Advertisement

Improving QoS of Femtocells in Multi-operator Environments

  • Franco Mazzenga
  • Marco Petracca
  • Remo Pomposini
  • Francesco Vatalaro
Chapter

Abstract

The growth of self-installed femtocells in residential and office environments triggers harmful femto-to-femto interference levels. In order to overcome this problem, we suggested that operators mutually share their licensed spectrum allowing femtocells to exploit also the frequency resources of other operators. By assuming mutual arrangements among operators, we proposed algorithms enabling femtocells to dynamically select the best operating channel among those available from every operator just based on local interference measurements. In such a way the interference between femtocells belonging to the same operator can be considerably reduced. In this paper we describe and evaluate performance of the proposed dynamic frequency selection algorithms in terms of outage probability and average throughput per femtocell. In our analysis we examine various scenarios in which we consider different number of available frequency channels. Results show that in a multi-operator environments the proposed approach allows to improve QoS in femtocell networks.

Keywords

Femto-cell Quality of service Spectrum sharing 

References

  1. 1.
    Calin, D., Clazaussen, H., Uzunalioglu, H.: On femto deployment architectures and macrocell offloading benefits in joint macro-femto deployments. IEEE Commun. Mag. 48(1), 26–32 (2010)CrossRefGoogle Scholar
  2. 2.
    Chandrasekhar, V., Andrews, J., Gatherer, A.: Femtocell networks: a survey. IEEE Commun. Mag. 46(9), 59–67 (2008)CrossRefGoogle Scholar
  3. 3.
    Claussen, H.: Performance of macro- and co-channel femtocells in a hierarchical cell structure. In: IEEE 18th International Symposium on Personal, Indoor and Mobile Radio Communications (2007)Google Scholar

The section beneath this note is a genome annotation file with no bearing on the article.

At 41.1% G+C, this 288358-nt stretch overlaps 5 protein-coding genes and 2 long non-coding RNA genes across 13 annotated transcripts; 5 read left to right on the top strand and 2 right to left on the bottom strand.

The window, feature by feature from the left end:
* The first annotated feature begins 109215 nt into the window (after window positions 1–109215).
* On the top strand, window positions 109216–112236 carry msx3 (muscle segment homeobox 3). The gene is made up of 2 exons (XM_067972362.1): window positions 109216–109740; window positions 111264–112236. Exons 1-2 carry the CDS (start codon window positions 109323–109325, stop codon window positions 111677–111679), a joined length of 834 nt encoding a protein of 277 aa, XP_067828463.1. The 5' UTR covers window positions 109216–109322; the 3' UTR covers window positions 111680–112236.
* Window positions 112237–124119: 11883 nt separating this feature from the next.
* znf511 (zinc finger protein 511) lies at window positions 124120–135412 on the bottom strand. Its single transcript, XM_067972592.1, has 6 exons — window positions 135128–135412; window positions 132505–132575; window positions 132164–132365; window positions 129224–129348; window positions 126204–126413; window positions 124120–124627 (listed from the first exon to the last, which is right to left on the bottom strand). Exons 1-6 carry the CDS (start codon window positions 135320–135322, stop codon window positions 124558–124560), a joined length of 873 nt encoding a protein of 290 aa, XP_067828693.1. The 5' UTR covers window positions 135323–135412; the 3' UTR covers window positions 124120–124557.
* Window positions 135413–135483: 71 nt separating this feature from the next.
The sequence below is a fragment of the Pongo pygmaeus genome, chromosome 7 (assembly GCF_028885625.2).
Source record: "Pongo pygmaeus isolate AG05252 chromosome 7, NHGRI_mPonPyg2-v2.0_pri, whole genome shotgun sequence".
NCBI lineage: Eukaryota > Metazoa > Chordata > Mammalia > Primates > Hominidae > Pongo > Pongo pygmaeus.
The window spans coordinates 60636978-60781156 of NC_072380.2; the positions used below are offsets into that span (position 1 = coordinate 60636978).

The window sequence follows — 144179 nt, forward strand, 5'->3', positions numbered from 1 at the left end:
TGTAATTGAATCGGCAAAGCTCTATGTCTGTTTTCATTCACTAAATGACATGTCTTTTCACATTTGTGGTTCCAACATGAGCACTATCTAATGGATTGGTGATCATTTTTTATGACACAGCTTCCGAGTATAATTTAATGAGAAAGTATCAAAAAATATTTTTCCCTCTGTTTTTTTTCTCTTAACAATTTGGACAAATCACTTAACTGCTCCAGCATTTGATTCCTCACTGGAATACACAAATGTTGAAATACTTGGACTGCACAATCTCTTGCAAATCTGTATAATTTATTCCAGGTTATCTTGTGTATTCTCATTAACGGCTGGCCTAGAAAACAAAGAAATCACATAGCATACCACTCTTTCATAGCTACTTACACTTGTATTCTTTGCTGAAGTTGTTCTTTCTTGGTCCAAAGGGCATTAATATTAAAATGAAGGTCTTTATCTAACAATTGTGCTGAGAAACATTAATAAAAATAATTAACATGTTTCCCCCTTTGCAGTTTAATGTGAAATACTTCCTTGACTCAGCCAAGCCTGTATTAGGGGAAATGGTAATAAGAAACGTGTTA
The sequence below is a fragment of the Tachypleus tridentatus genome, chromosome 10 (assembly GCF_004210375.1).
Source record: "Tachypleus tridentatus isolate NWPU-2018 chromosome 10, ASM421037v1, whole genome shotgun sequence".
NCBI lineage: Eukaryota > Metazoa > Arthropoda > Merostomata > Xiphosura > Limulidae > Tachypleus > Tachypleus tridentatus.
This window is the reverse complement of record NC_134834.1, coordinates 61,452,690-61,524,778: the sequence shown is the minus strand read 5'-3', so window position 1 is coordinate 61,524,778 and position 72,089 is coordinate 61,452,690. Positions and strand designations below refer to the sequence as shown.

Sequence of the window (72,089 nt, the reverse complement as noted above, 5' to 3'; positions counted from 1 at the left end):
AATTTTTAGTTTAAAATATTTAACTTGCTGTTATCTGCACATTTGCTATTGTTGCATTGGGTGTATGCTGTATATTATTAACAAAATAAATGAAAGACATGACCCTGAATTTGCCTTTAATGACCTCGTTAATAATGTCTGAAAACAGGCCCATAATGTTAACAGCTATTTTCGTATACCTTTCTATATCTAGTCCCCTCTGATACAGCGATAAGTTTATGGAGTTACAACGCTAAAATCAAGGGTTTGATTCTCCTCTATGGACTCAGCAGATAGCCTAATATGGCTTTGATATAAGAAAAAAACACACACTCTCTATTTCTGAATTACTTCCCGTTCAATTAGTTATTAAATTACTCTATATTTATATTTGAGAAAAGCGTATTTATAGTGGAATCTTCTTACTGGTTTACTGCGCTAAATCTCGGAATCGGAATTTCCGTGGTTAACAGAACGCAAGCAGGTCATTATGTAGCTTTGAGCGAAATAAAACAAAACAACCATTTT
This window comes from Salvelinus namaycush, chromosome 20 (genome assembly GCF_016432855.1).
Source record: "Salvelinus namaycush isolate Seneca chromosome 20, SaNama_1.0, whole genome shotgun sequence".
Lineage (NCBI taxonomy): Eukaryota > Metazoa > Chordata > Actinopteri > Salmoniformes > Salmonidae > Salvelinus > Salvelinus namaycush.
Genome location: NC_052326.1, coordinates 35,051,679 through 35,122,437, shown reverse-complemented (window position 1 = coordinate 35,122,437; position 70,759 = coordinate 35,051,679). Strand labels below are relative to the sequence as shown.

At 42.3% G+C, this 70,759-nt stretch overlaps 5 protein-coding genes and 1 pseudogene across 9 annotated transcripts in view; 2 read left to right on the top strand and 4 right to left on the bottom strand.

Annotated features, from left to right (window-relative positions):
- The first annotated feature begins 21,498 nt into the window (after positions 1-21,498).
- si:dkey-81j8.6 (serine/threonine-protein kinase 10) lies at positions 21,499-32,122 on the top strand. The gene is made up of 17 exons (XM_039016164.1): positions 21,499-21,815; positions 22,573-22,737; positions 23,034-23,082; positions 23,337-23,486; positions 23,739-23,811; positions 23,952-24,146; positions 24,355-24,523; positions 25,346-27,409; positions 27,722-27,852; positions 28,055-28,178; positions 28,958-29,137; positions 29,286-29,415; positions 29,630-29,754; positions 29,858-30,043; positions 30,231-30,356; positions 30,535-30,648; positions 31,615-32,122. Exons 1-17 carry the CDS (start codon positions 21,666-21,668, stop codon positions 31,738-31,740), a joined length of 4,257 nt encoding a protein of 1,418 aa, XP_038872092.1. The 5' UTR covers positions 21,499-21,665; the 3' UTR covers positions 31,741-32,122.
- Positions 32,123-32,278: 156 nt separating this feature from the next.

4. 4.
    de la Roche, G., Valcarce, A., Lopez-Perez, D., Zhang, J.: Access control mechanisms for femtocells. IEEE Commun. Mag. 48(1), 33–39 (2010)CrossRefGoogle Scholar
  5. 5.
    European Commission: Directive 2009/140/EC of the European parliament and of the council. Off. J. Eur. Union L 337(52), 37–68 (2009)Google Scholar
  6. 6.
    European Commission: Radio spectrum policy: first programme. In: COM/2010/0471 final—COD 2010/0252 (2010)Google Scholar
  7. 7.
    European Commission: Spectrum: commission proposes to ensure availability of radio frequencies for new and faster wireless services. In: MEMO/10/425 (2010)Google Scholar
  8. 8.
    Mazzenga, F., Petracca, M., Pomposini, R., Vatalaro, F., Giuliano, R.: Algorithms for dynamic frequency selection for femto-cells of different operators. In: 21st IEEE International Symposium on Personal, Indoor and Mobile Radio Communications, Istanbul (2010)Google Scholar
  9. 9.
    ping Yeh, S., Talwar, S., choon Lee, S., Kim, H.: WiMAX femtocells: a perspective on network architecture, capacity, and coverage. IEEE Commun. Mag. 46(10), 5865 (2008)Google Scholar
  10. 10.
    Saunders, S., Carlaw, S., Giustina, A., Rai Bhat, R., Srinivasa Rao, V., Siegberg, R.: Femtocells: opportunities and challenges for business and technology. Wiley, Hoboken (2009)Google Scholar
  11. 11.
    Zhang, J., de la Roche, G.: Femtocells: technologies and deployment. Wiley, Hoboken (2010)CrossRefGoogle Scholar

Copyright information

© Springer-Verlag Italia Srl 2011

Authors and Affiliations

  • Franco Mazzenga
    • 1
  • Marco Petracca
    • 1
  • Remo Pomposini
    • 1
  • Francesco Vatalaro
    • 1
  1. 1.Department of Electronic EngineeringUniversity of Rome “Tor Vergata”RomeItaly

Personalised recommendations